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Vascular Risk Factors in Midlife May Increase Dementia Risk

Dementia occurs in the brain, but research suggests that ailments affecting other parts of the body may have an effect on the development of dementia. A recent study suggests that having vascular health risk factors, including diabetes, high blood pressure, and smoking, in middle age puts people at a higher risk of dementia later in life.


Participants in the study included 15,744 white or black people who took part in the Atherosclerosis Risk in Communities (ARIC) Study. All of the participants underwent a range of medical tests between 1987 and 1989, at which point they were between 45 and 64 years old. All the participants were examined four more times over the next 25 years. Those examinations included cognitive tests of memory and thinking in the second and fourth exams.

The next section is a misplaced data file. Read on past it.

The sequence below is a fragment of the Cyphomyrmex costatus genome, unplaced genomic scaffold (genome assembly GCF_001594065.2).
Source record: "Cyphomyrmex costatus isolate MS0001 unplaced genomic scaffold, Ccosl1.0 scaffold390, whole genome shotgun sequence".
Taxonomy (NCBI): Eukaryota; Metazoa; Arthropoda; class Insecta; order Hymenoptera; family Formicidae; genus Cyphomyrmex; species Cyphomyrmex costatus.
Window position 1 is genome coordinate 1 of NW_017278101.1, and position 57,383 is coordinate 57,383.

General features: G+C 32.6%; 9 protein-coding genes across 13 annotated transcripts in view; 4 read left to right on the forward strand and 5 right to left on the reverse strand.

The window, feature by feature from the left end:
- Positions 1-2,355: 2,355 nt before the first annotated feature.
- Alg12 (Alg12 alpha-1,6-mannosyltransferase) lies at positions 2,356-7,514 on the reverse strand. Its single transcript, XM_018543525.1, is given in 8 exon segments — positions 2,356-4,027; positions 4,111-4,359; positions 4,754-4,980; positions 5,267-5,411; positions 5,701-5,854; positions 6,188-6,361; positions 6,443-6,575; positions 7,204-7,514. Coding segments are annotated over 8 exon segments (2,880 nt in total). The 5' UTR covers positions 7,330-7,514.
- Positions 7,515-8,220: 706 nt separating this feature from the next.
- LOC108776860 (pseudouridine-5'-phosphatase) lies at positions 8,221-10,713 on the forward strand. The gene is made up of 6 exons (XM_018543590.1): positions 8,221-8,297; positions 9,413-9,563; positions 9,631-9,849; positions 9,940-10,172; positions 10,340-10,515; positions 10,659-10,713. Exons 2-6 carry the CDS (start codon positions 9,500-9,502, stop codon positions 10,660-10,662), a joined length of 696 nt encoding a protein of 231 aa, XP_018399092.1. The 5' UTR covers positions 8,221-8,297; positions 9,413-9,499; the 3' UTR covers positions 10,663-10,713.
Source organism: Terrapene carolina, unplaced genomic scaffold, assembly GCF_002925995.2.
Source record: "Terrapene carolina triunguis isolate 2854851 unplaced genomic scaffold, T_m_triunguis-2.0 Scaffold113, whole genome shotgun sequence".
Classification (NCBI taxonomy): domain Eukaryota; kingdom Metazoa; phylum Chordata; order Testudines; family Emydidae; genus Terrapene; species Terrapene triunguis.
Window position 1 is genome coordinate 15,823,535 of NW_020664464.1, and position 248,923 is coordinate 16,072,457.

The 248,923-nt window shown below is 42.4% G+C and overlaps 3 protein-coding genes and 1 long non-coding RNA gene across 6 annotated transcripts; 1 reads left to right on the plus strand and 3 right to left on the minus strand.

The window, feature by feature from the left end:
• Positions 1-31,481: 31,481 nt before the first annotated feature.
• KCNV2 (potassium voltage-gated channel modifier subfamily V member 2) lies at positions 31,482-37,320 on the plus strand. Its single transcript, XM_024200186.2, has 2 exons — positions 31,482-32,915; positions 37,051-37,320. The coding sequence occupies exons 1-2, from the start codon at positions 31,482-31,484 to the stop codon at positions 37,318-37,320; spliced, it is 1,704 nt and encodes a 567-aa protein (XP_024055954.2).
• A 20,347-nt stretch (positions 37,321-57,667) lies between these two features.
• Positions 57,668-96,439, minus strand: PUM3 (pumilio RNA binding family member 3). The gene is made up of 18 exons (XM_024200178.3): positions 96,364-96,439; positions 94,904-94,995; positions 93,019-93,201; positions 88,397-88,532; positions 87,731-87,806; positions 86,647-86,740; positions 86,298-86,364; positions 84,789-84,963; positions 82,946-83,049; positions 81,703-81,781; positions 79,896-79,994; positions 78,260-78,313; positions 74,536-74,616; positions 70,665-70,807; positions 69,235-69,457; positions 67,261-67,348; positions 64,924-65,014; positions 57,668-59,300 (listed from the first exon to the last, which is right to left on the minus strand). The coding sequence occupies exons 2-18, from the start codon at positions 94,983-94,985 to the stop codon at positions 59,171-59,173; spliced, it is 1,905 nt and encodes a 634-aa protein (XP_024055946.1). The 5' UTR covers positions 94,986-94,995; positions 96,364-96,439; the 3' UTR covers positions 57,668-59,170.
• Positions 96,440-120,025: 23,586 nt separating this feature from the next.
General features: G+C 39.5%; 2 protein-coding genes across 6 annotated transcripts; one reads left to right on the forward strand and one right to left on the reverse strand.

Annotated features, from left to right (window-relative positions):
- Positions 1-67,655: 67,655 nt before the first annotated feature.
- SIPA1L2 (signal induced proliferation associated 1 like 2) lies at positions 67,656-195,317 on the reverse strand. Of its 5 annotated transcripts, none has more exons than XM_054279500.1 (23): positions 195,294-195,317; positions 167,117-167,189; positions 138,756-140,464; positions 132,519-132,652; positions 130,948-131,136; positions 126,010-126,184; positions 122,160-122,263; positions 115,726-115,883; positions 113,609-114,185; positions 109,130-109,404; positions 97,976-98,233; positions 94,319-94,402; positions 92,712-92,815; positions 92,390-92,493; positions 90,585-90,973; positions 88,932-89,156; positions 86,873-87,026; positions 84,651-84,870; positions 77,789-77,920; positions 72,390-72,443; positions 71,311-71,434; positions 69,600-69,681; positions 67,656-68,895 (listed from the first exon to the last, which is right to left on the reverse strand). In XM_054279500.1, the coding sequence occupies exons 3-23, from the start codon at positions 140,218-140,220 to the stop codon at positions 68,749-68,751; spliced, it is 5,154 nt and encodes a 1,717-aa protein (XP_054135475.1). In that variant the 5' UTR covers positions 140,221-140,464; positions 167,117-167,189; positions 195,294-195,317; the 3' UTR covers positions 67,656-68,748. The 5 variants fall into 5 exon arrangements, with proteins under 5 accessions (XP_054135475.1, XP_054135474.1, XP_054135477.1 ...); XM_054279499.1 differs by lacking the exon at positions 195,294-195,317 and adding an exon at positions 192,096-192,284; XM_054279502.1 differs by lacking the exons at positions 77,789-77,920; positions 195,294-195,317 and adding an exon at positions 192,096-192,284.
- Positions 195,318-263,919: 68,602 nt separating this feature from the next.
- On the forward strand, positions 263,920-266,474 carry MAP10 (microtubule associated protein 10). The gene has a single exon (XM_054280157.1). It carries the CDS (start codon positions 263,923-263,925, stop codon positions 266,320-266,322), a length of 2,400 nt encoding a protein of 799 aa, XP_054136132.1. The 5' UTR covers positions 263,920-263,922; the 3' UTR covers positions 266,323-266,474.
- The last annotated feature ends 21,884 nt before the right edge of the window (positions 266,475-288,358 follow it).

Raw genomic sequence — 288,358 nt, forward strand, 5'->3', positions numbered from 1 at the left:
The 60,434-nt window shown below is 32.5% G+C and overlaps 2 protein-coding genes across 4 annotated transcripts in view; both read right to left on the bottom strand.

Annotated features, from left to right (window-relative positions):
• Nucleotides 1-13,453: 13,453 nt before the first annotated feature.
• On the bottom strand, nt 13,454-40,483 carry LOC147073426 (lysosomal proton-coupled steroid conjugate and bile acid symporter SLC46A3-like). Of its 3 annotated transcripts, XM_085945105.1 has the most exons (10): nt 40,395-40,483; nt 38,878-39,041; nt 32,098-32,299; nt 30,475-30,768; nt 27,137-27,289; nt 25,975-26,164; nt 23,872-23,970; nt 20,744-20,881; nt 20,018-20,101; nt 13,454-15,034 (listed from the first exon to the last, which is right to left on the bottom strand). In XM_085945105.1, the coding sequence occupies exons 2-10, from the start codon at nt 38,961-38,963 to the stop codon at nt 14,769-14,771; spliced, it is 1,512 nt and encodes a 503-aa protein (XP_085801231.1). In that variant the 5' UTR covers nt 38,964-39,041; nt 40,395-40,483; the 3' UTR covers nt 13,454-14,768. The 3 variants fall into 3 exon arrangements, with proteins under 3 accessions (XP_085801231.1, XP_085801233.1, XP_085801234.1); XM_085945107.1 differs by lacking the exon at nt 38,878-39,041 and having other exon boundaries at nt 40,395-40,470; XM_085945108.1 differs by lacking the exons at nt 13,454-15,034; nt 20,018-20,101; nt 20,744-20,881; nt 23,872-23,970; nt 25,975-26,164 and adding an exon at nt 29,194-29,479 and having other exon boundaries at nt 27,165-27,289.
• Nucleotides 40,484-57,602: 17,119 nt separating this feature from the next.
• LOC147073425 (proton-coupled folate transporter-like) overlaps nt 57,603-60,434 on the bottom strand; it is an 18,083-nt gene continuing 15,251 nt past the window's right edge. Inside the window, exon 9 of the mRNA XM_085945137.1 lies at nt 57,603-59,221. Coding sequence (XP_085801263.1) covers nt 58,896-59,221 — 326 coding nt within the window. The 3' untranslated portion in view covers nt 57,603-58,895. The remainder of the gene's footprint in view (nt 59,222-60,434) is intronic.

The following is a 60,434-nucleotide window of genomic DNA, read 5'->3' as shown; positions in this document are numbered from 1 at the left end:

After examining the data from an average of 23 years of follow-up, the researchers found that 1,516 people were diagnosed with dementia. Both white and black people with diabetes, high blood pressure, or prehypertension were at a higher risk of dementia. They also found that smoking cigarettes increased the risk of a dementia in white participants, but not black ones.


Researchers from Johns Hopkins University conducted the study. It was published on August 7, 2017, in JAMA Neurology.


Dementia is increasingly common as the population ages. Previous studies suggest that taking a regular sauna, increasing folic acid intake, and increasing vitamin D intake may slow the onset of dementia.

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